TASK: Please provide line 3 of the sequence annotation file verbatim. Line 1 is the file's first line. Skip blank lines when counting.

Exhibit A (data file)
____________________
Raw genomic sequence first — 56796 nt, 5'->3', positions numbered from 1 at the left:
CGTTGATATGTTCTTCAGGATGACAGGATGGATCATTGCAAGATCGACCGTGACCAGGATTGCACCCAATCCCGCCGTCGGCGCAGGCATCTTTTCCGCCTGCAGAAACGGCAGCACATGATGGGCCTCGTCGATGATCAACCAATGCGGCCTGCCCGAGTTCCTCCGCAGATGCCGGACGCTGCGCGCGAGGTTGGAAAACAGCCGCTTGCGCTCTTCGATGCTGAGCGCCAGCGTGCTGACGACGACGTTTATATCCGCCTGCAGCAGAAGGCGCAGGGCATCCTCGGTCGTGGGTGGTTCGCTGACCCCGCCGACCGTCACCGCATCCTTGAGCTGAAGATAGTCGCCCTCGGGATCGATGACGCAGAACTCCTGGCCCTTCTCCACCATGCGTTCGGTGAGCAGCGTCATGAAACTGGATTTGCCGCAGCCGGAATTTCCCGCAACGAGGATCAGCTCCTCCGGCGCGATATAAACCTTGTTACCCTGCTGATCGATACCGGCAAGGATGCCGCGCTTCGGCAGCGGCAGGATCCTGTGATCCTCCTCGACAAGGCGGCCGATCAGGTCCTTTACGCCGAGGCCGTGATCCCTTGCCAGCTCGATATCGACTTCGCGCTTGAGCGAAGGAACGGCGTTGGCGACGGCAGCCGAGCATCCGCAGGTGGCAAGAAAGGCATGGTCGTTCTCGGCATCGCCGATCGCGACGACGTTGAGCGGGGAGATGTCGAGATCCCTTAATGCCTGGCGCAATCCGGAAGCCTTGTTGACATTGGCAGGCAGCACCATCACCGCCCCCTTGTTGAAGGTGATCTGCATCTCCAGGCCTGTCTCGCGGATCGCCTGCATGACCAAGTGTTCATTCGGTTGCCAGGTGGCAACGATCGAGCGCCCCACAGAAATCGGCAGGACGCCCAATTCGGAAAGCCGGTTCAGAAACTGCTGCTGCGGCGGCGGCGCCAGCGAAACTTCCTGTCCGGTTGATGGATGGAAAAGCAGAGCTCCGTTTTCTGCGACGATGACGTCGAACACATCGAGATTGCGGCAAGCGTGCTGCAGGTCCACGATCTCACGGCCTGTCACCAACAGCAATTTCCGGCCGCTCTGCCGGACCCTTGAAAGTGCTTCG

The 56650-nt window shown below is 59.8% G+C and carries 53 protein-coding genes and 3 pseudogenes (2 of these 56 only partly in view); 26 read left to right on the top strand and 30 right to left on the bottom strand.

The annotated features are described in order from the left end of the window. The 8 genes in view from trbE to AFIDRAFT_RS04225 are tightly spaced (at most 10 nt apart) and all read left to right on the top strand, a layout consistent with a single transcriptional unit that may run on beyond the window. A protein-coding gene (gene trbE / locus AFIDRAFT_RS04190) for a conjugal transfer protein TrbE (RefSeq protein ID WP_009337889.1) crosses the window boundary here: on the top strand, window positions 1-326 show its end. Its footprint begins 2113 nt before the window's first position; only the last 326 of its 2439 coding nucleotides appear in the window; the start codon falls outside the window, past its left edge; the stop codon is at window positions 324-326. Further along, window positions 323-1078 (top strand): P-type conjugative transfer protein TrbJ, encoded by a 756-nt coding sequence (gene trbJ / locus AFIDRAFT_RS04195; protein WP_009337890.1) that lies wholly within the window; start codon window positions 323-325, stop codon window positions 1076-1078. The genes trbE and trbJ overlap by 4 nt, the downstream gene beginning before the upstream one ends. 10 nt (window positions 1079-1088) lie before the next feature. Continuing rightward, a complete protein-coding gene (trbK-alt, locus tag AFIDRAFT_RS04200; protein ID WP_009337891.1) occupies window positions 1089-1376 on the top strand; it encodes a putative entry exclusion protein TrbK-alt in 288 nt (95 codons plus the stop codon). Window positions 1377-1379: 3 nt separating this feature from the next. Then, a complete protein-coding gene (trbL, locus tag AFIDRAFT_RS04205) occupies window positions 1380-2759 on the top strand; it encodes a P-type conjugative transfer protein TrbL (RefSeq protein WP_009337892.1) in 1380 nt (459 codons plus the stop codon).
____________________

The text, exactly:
The 56650-nt window shown below is 59.8% G+C and carries 53 protein-coding genes and 3 pseudogenes (2 of these 56 only partly in view); 26 read left to right on the top strand and 30 right to left on the bottom strand.